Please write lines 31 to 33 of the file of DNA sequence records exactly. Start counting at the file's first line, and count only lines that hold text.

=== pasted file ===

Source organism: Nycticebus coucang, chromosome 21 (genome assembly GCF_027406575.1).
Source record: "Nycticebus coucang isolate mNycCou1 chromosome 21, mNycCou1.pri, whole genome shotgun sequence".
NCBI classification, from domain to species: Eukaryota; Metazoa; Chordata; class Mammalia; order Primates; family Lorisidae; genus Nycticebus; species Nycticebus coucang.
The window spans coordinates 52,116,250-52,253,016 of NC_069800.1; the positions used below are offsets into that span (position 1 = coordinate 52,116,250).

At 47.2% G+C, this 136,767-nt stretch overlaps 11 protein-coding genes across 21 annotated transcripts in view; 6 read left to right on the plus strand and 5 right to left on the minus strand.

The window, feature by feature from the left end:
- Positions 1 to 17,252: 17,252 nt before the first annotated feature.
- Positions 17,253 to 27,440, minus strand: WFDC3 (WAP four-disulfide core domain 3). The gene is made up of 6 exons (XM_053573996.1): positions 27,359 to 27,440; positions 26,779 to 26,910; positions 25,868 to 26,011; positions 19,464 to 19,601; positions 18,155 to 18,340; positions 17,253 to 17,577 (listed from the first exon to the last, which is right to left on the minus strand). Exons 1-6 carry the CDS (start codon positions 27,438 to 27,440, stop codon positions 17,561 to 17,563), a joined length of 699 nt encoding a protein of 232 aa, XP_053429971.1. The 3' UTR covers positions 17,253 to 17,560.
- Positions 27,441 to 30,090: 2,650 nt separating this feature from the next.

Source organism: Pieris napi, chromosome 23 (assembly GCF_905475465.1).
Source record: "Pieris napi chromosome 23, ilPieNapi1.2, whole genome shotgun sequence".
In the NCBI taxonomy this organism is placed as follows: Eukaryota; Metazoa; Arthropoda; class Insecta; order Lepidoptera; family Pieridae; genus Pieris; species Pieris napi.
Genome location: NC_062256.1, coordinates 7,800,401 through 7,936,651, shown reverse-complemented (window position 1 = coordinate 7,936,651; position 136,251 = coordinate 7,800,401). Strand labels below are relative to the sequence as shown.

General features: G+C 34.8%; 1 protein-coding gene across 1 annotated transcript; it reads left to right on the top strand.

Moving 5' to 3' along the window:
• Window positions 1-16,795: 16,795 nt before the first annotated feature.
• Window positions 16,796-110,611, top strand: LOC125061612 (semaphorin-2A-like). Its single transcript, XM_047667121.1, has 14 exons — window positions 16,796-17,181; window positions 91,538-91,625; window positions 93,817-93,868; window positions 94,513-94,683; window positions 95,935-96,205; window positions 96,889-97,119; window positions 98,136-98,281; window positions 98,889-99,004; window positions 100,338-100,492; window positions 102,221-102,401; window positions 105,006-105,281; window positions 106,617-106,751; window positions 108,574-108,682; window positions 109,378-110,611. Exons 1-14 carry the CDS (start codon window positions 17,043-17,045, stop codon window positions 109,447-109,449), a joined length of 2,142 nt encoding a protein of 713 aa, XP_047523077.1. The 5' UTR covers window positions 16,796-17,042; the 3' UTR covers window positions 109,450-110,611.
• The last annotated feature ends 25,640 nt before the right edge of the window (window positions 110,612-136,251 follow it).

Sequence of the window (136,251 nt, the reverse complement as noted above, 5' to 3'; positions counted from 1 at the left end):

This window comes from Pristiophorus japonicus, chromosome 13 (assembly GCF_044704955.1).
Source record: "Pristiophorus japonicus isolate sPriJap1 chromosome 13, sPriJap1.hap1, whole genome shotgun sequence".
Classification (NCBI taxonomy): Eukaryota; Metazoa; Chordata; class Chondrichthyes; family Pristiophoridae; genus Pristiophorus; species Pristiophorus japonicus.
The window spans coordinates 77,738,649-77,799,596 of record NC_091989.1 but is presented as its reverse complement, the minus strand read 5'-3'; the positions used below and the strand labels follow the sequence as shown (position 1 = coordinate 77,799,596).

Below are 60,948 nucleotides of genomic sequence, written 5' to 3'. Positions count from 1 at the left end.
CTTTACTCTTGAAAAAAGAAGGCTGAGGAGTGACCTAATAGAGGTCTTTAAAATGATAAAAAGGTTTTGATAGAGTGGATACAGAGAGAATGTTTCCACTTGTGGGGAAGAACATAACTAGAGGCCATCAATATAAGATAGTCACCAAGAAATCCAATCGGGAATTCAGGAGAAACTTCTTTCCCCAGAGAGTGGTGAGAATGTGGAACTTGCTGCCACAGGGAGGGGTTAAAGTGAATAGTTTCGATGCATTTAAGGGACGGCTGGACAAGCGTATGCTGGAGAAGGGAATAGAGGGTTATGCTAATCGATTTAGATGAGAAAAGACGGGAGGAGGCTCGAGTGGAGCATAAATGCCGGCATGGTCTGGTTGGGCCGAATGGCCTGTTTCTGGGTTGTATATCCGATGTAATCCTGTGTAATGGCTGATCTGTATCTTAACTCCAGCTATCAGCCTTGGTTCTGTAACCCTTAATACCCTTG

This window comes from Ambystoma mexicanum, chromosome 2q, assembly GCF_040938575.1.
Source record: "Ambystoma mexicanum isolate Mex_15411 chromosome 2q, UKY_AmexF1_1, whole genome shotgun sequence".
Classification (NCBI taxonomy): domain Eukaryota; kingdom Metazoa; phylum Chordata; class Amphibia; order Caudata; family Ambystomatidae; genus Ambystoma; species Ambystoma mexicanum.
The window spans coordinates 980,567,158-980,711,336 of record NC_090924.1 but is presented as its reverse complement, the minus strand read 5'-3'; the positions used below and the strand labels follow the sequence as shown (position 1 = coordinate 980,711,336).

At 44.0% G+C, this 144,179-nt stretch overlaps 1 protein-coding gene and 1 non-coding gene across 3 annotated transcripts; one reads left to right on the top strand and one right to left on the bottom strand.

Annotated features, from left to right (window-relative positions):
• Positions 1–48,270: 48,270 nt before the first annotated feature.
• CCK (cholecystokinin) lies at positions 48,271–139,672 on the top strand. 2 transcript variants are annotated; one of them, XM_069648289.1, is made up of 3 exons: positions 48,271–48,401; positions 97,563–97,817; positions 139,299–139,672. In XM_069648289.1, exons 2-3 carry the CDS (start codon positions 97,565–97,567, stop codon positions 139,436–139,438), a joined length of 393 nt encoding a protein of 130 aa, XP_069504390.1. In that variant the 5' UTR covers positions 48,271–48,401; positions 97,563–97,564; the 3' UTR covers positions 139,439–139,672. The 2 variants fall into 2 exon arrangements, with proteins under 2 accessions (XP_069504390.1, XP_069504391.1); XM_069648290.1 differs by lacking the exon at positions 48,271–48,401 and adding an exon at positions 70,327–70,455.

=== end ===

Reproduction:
Annotated features, from left to right (window-relative positions):
• Positions 1–48,270: 48,270 nt before the first annotated feature.
• CCK (cholecystokinin) lies at positions 48,271–139,672 on the top strand. 2 transcript variants are annotated; one of them, XM_069648289.1, is made up of 3 exons: positions 48,271–48,401; positions 97,563–97,817; positions 139,299–139,672. In XM_069648289.1, exons 2-3 carry the CDS (start codon positions 97,565–97,567, stop codon positions 139,436–139,438), a joined length of 393 nt encoding a protein of 130 aa, XP_069504390.1. In that variant the 5' UTR covers positions 48,271–48,401; positions 97,563–97,564; the 3' UTR covers positions 139,439–139,672. The 2 variants fall into 2 exon arrangements, with proteins under 2 accessions (XP_069504390.1, XP_069504391.1); XM_069648290.1 differs by lacking the exon at positions 48,271–48,401 and adding an exon at positions 70,327–70,455.